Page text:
[The following story contains spoilers from the first season of Apple TV+’s Surface, including the season one finale, “See You on the Other Side.”]
The first season of Apple TV + Face ends in a duel, with Gugu Mbatha-Raw’s protagonist Sophie, embracing her past identity as Tess Caldwell and returning to the UK in search of Millie Brady’s Eliza, whose face The blood that haunted Sophie.
While Apple has yet to renew the psychological thriller, host Veronica West said that when she was thinking about the ending to season one, she wanted to find a way to keep the show going.
“There needs to be at least one more chapter on Sophie’s past, and that’s why at the end of the pilot you hear the name Tess for the first time and these memories of Millie Brady’s character. keep showing up, and the reason they do is because it’s one of the most traumatic things that happened to Sophie,” West said. The Hollywood Reporter. “In the actual science of how this thing works, the most hurtful memories may come to the surface first, even as they get older. They have the simile that the more times a sled cuts the tracks in the snow, the deeper the grooves and if someone has thought about this traumatic moment or something important in their life the more , many times before the injury has occurred, those grooves will be deepest and those memories will return more quickly. So with this idea of subtext and Sophie’s past haunting her through memories of this woman, we knew we had to embed that in the show’s DNA from the beginning to make it like an organic sequel, if we’re going to be lucky enough to make one where this show will go next. “
She added, “For me, the most exciting thing is what made Sophie this person. If season one is about who she really is, what she really did, that she’s the bad guy in many ways, then what was she running from across the ocean? Why is she starting her life over? What are the current memories of her deeper past and her childhood, and how did she become the person we know her during season one? “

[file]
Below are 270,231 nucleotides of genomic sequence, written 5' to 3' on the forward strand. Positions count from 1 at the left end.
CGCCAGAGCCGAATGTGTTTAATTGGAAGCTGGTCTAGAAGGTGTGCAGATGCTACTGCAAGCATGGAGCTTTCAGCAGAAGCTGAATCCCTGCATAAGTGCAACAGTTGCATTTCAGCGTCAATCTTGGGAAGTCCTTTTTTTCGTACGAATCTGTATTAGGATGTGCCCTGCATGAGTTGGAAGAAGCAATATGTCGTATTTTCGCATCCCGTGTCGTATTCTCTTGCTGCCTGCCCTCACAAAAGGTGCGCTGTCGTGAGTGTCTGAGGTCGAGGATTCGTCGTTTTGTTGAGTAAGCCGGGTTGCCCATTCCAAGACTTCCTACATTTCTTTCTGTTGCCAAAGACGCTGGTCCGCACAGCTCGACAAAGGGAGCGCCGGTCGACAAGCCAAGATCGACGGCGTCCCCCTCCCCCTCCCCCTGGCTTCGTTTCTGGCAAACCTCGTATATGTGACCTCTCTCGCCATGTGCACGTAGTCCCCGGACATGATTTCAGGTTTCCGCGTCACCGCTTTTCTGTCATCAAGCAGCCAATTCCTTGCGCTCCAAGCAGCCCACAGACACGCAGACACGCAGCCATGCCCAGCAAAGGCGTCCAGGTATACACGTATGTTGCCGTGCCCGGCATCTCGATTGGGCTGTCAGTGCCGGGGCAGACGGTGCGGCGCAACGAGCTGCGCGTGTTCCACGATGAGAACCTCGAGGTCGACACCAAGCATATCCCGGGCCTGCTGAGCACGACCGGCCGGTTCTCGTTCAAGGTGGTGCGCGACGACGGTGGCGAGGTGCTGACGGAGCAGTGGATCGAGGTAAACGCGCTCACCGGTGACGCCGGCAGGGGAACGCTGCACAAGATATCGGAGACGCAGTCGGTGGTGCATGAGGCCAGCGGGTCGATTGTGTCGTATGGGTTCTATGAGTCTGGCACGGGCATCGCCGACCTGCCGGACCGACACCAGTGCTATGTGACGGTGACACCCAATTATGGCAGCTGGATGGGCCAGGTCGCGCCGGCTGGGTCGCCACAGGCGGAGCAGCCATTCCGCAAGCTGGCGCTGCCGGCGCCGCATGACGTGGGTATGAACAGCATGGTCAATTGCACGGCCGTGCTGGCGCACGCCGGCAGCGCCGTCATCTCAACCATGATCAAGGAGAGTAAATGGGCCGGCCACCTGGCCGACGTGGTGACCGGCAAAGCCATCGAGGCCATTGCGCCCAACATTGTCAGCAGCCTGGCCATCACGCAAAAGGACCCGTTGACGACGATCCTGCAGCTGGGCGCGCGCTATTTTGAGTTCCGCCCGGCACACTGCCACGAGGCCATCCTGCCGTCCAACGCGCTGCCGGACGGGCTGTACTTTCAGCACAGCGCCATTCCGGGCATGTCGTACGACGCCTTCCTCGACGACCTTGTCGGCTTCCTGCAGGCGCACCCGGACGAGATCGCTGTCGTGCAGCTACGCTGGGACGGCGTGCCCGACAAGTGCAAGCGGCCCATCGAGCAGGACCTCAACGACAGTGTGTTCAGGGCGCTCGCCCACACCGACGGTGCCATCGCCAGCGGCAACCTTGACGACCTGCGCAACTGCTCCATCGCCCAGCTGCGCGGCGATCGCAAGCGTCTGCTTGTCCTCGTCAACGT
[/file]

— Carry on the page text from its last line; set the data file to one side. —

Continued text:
West isn’t the only one planning a potential second season. Talking to CHEAP in FacePremiering in New York earlier this summer, Brady said she knows more about Eliza than audiences have seen.
“A lot of the things we learn about Eliza will come later, hopefully if we do a part two,” she said. “It was enough for me to get the background of the character. But what I am quite interested in is the fact that there is a large part of Eliza’s personality which is also a mystery to me.”
To return to her life as Tess in England, Sophie appears to fake her own death, running across the Golden Gate Bridge before disappearing and leaving her belongings behind. While Oliver Jackson-Cohen’s James initially denied that his wife was really gone, he discovered that Tess Caldwell’s bank account had been wiped and found a video showing her still alive. .
About when and what prompted Sophie to leave her life in San Francisco, as Sophie and James are still grappling with the death of Baden (Stephan James’) but also trying to make a fresh start in When Sophie wanted to test her own secret, West said that James’s actions greatly motivated it.